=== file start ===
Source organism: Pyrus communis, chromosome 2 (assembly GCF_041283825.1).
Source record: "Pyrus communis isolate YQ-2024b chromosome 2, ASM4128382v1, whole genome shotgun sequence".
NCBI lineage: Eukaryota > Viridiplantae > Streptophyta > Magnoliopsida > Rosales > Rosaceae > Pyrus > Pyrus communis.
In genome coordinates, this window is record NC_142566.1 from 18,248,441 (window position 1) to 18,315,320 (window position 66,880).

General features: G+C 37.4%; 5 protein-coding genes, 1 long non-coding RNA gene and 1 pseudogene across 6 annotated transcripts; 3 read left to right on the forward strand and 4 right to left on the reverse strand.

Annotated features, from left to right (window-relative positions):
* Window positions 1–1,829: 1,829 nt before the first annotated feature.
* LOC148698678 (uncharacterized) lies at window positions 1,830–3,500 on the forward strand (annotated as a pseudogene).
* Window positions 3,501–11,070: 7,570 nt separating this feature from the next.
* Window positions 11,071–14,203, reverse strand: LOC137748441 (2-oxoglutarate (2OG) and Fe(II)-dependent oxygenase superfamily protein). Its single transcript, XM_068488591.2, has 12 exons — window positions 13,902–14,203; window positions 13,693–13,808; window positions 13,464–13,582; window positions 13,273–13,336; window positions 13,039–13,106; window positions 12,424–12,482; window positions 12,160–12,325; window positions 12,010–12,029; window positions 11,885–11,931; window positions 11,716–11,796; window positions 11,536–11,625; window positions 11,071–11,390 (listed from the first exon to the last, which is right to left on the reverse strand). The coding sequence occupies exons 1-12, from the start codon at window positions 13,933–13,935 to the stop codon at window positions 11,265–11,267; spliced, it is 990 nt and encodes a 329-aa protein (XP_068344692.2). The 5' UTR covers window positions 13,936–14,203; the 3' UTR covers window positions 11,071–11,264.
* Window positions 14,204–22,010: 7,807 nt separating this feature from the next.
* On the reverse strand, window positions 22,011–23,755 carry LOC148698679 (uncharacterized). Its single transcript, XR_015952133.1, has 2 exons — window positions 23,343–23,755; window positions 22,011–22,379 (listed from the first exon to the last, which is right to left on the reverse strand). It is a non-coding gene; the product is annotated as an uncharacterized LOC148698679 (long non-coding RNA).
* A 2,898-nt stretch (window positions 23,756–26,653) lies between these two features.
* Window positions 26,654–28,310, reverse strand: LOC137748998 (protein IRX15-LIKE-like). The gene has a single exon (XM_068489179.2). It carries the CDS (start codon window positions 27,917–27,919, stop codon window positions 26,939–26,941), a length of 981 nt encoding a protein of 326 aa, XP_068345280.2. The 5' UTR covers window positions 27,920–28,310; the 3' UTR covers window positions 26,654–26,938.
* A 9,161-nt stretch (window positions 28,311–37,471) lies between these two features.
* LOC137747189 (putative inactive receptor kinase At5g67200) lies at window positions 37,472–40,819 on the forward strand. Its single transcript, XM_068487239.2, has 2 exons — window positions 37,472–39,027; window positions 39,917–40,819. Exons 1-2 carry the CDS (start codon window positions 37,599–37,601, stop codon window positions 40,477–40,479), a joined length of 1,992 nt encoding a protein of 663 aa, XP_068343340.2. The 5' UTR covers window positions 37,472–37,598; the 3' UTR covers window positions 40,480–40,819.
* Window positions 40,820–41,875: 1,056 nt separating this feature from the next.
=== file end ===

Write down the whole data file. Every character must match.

Source organism: Pyrus communis, chromosome 2 (assembly GCF_041283825.1).
Source record: "Pyrus communis isolate YQ-2024b chromosome 2, ASM4128382v1, whole genome shotgun sequence".
NCBI lineage: Eukaryota > Viridiplantae > Streptophyta > Magnoliopsida > Rosales > Rosaceae > Pyrus > Pyrus communis.
In genome coordinates, this window is record NC_142566.1 from 18,248,441 (window position 1) to 18,315,320 (window position 66,880).

General features: G+C 37.4%; 5 protein-coding genes, 1 long non-coding RNA gene and 1 pseudogene across 6 annotated transcripts; 3 read left to right on the forward strand and 4 right to left on the reverse strand.

Annotated features, from left to right (window-relative positions):
* Window positions 1–1,829: 1,829 nt before the first annotated feature.
* LOC148698678 (uncharacterized) lies at window positions 1,830–3,500 on the forward strand (annotated as a pseudogene).
* Window positions 3,501–11,070: 7,570 nt separating this feature from the next.
* Window positions 11,071–14,203, reverse strand: LOC137748441 (2-oxoglutarate (2OG) and Fe(II)-dependent oxygenase superfamily protein). Its single transcript, XM_068488591.2, has 12 exons — window positions 13,902–14,203; window positions 13,693–13,808; window positions 13,464–13,582; window positions 13,273–13,336; window positions 13,039–13,106; window positions 12,424–12,482; window positions 12,160–12,325; window positions 12,010–12,029; window positions 11,885–11,931; window positions 11,716–11,796; window positions 11,536–11,625; window positions 11,071–11,390 (listed from the first exon to the last, which is right to left on the reverse strand). The coding sequence occupies exons 1-12, from the start codon at window positions 13,933–13,935 to the stop codon at window positions 11,265–11,267; spliced, it is 990 nt and encodes a 329-aa protein (XP_068344692.2). The 5' UTR covers window positions 13,936–14,203; the 3' UTR covers window positions 11,071–11,264.
* Window positions 14,204–22,010: 7,807 nt separating this feature from the next.
* On the reverse strand, window positions 22,011–23,755 carry LOC148698679 (uncharacterized). Its single transcript, XR_015952133.1, has 2 exons — window positions 23,343–23,755; window positions 22,011–22,379 (listed from the first exon to the last, which is right to left on the reverse strand). It is a non-coding gene; the product is annotated as an uncharacterized LOC148698679 (long non-coding RNA).
* A 2,898-nt stretch (window positions 23,756–26,653) lies between these two features.
* Window positions 26,654–28,310, reverse strand: LOC137748998 (protein IRX15-LIKE-like). The gene has a single exon (XM_068489179.2). It carries the CDS (start codon window positions 27,917–27,919, stop codon window positions 26,939–26,941), a length of 981 nt encoding a protein of 326 aa, XP_068345280.2. The 5' UTR covers window positions 27,920–28,310; the 3' UTR covers window positions 26,654–26,938.
* A 9,161-nt stretch (window positions 28,311–37,471) lies between these two features.
* LOC137747189 (putative inactive receptor kinase At5g67200) lies at window positions 37,472–40,819 on the forward strand. Its single transcript, XM_068487239.2, has 2 exons — window positions 37,472–39,027; window positions 39,917–40,819. Exons 1-2 carry the CDS (start codon window positions 37,599–37,601, stop codon window positions 40,477–40,479), a joined length of 1,992 nt encoding a protein of 663 aa, XP_068343340.2. The 5' UTR covers window positions 37,472–37,598; the 3' UTR covers window positions 40,480–40,819.
* Window positions 40,820–41,875: 1,056 nt separating this feature from the next.